Red tape gone mad: Claims of a live-ex ban 'by stealth'

Red tape gone mad: Claims of a live-ex ban 'by stealth'


Government flags a 400pc hike in licence costs to pay for regulators


CATTLE producers are likely to bear the brunt if proposed massive regulatory cost hikes on livestock exporters go ahead because end markets have no ability to pay more.

The phenomenal rise of the cattle market has pushed the likes of Indonesian and Vietnamese buyers to breaking point and they are already talking to alternative suppliers like Brazil and Mexico.

Producers and exporters say a government move to recover the costs of oversight of the trade, which has blown out to extreme levels in recent years, will amount to a ban on live exports by stealth.

Many are asking whether there is not a case for taxpayers to shoulder some of the cost, given the heavy regulation brought down on the industry - far in excess of that imposed on other agricultural industries - has been at the behest of the demands of society.

Live exporters say the ever-increasing red tape is not only crippling the trade but many measures don't even flow through to better animal welfare outcomes.

Now the Department of Agriculture and Water Resources has flagged a new round of increases in export fees and charges that adds up to a jump of more than 400 per cent over a three-year period from July 1.

Livestock export licenses will soar from $25,000 to more than $105,000; approved arrangement fees for sea shipments will go from $20,000 to $85,000; export premises registration will rise from $5,000 to more than $21,000, headage charges for cattle from $1.21 per animal to $5.16 and inspection fees from $220 an hour to $940.

The annual cost of departmental employees has shot to a whopping $15 million a year since the Federal Government starting imposing new measures on the industry three years ago in the wake of the Awassi Express voyage, where 2400 sheep died travelling from Western Australia to the Middle East.

Demands from some sectors of society for the trade to be banned followed the airing of television footage of the voyage.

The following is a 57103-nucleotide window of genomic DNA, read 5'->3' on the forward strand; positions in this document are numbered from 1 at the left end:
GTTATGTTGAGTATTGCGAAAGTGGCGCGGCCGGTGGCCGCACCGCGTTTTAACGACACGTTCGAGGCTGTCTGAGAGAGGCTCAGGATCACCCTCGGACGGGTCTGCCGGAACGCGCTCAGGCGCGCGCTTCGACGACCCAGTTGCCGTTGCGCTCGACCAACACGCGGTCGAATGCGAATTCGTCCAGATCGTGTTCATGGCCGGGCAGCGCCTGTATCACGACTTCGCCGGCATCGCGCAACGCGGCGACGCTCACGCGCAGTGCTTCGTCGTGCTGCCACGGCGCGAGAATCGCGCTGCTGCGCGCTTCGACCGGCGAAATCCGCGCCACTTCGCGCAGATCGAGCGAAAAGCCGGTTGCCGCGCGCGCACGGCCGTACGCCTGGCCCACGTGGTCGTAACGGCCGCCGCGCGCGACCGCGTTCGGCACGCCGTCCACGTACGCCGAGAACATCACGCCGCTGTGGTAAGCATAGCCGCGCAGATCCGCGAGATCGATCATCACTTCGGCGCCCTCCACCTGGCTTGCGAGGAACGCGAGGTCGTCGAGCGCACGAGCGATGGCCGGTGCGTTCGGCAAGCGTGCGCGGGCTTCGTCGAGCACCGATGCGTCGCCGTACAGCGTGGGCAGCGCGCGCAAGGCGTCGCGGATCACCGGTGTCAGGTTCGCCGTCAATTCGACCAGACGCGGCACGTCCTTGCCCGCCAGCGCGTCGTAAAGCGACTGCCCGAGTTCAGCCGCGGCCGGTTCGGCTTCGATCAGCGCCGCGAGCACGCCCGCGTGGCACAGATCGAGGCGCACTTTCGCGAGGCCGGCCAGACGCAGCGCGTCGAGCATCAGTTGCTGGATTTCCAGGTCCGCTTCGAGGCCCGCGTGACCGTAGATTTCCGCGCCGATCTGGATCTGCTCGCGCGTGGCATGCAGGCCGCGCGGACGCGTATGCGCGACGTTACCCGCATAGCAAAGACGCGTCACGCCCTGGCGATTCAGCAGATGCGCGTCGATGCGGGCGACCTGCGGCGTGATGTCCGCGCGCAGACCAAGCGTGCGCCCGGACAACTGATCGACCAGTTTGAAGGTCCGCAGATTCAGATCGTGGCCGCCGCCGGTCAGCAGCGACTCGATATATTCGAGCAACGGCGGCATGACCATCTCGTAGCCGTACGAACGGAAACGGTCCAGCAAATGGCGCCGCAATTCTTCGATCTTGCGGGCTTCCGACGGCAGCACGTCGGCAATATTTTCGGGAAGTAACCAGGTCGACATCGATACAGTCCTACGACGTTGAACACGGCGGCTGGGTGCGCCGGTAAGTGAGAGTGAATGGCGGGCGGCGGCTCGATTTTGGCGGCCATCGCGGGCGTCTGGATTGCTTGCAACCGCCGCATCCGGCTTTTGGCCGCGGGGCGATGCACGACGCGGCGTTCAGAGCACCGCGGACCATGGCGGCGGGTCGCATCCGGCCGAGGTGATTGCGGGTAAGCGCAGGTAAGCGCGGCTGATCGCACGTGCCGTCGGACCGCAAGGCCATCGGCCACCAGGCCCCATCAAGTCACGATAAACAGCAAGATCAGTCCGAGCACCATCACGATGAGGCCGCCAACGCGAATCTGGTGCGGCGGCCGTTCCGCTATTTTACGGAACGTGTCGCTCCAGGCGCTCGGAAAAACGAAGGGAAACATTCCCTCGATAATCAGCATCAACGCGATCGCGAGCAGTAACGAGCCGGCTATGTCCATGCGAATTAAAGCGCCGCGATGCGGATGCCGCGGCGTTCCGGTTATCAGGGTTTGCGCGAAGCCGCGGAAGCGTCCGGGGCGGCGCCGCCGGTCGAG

Should the government move ahead with full cost recovery as flagged, the viability of the industry would be under serious threat, the Australian Livestock Exporters' Council has warned.

Export industry estimates are that it would add up to $50 a head, depending on ship, loading port and destination.

President of the Queensland Livestock Exporters Association Greg Pankhurst, in a letter sent to members, described the touted increases as devastating news, especially after all the work the industry had put in to meet Australia's world-leading animal welfare standards.

He said exporters were facing the challenges of both record prices from the drought-inflicted national cattle shortage and overcoming hurdles to continue reaching markets during uncertain COVID times.

Australian exporters paid some of the highest regulatory costs in the world and this development had the potential to take all the competition out of the Australian cattle market that the live export sector provided, he said.

Producers said in times of heavy cattle supply, such as forced sell-offs during drought, no live export bids would have a drastic downward effect on farm returns.

Agforce's cattle man Will Wilson said wherever a person grows cattle, there is some level of fundamental reliance on the live export sector.

He said farmers wanted more transparency from government regulators as to how the cost blow-outs have come about.

Something was wrong when the highest paid employees in an industry are the regulators, he said.

"At end of day, live exporters are service provider to the producer - they get our product to market. So we want to understand clearly how much per head of exported cattle the regulation burden will be," he said.

"And we want to see what cost recovery looks like in other industries.

"And what should not be forgotten is that the government continually says the regulation of this industry is a reflection of the sentiment of the people of Australia."

Both the DAWR and Federal Agriculture Minister, David Littleproud, have been contacted for comment.


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